Since the Latham report (Latham, 1994), there has been considerable debate about the need for an increased focus on the end customer in the construction process. The housing sector in Sweden has a strong tradition in focusing on construction and project management issues and less on customer satisfaction. Similar findings have been reported in ‘Skärpning gubbar’ (Swedish Government Official Report, 2002) and recently, ‘Sega gubbar’ (Byggkommisionen, 2009), which show that attitudes and processes in the housing sector in Sweden have not really changed since the initial report in 2002. From the perspective of consumer-oriented research in residential development, this issue concerns the ability to understand why customers buy (cognition), what they want (the product) and how the message, relating the product to the consumer, should be formulated (marketing). Investment decisions could be improved if developers ask what kind of values have proved to be important for residents and buyers for a specific type of residential development, what the functional and psychological consequences they are looking for are, and then ask what kind of product attributes can be provided, given economic constraints.

Paper one shows the main activities in how to provide needed facilities and their relationship to the end users’ core business. Paper two shows how the laddering technique can be used to elicit buyers’ beliefs about the built environment, according to the means-end chain theory. The means-end chain theory postulates that buyers purchase a product because it satisfies personal values and desired consequences, which from their perspective are more important than product attributes. Paper three shows the development of a multi-item attitude scale. This scale identifies five key dimensions that are important for the customer when deciding to purchase an apartment in a residential development. The dimensions are: urban environment, architecture, safety, relaxation and liveliness. Paper four shows structural modelling evidence supporting the theoretical assumption that personal values have an impact upon expectations and perceived performance. The structural sub-models show that if perceived performance is increased, customers’ satisfaction will be positively affected. During our research, we have not found any current knowledge in the construction industry in Sweden on how to investigate and measure customers’ values and their beliefs, or how to model customers’ evaluation of product performance using structural equations.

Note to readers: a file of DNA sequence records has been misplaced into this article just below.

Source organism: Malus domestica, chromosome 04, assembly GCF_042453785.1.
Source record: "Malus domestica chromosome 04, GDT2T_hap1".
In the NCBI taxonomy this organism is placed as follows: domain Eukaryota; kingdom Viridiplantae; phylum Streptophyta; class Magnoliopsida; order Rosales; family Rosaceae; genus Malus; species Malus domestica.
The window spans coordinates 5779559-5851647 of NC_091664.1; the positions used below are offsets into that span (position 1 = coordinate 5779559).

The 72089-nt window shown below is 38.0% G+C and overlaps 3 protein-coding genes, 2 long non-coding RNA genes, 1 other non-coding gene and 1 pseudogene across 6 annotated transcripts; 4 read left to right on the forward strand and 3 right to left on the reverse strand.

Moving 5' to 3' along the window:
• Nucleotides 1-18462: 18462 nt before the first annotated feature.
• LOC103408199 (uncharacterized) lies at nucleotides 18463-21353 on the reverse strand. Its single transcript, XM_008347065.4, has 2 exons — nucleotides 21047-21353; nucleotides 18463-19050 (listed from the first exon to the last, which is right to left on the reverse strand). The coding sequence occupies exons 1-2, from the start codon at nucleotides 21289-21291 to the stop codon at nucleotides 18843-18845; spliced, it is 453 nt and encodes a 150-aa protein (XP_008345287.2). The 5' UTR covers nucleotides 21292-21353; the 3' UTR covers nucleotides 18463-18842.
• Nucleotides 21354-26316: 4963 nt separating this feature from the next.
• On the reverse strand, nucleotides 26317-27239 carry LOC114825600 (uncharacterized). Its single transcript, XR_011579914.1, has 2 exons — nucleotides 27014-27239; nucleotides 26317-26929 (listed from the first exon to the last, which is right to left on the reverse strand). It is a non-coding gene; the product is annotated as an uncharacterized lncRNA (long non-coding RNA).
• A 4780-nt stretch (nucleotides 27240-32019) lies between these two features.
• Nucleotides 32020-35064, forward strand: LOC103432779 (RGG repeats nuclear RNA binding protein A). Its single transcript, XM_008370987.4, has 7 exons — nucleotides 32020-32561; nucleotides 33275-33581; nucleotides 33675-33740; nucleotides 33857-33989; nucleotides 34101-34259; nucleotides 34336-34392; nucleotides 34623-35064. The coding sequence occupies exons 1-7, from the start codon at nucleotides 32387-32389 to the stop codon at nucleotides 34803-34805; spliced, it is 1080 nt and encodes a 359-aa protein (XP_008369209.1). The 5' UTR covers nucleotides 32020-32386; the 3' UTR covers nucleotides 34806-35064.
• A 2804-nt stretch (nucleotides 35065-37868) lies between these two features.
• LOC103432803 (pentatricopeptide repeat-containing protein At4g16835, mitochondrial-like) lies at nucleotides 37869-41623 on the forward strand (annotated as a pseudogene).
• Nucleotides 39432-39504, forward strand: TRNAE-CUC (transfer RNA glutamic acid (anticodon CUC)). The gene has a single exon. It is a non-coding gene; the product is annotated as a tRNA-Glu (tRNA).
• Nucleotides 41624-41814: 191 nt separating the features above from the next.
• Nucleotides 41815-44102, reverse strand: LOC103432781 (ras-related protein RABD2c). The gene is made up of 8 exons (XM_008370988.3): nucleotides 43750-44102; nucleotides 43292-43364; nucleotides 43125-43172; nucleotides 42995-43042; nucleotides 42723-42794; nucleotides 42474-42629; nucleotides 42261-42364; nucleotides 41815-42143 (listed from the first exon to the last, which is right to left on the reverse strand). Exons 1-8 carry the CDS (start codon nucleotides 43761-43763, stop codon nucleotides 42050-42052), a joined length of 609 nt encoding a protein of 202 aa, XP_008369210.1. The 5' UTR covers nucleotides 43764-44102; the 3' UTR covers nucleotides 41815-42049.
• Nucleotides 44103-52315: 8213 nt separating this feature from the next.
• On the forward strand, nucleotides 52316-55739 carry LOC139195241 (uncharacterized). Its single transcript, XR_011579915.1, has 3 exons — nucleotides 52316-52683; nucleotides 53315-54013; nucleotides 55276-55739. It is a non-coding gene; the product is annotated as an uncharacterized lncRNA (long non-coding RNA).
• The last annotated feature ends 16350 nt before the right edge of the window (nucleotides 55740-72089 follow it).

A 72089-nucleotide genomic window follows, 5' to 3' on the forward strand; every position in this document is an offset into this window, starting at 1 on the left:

[1] Besqab, JM, NCC, Stockholm municipality, Solna municipality, Sollentuna municipality, Swedbank, Upplands-Väsby municipality, Veidekkke.

Place, publisher, year, edition, pages
Stockholm: KTH, 2009. 232 p.
Trita-BFE, 2009: 89
Residential development, customer satisfaction, means end chain theory, laddering, structural equation models
National Category
Economics and Business
urn:nbn:se:kth:diva-12158 (URN)978-91-977302-6-6 (ISBN)
Public defence
2009-12-15, L1, Drottning Kristnas väg 30, Stockholm, 10:00 (English)
Formas 244-2004-183
QC 20100729Available from: 2010-03-22 Created: 2010-03-17 Last updated: 2010-07-29Bibliographically approved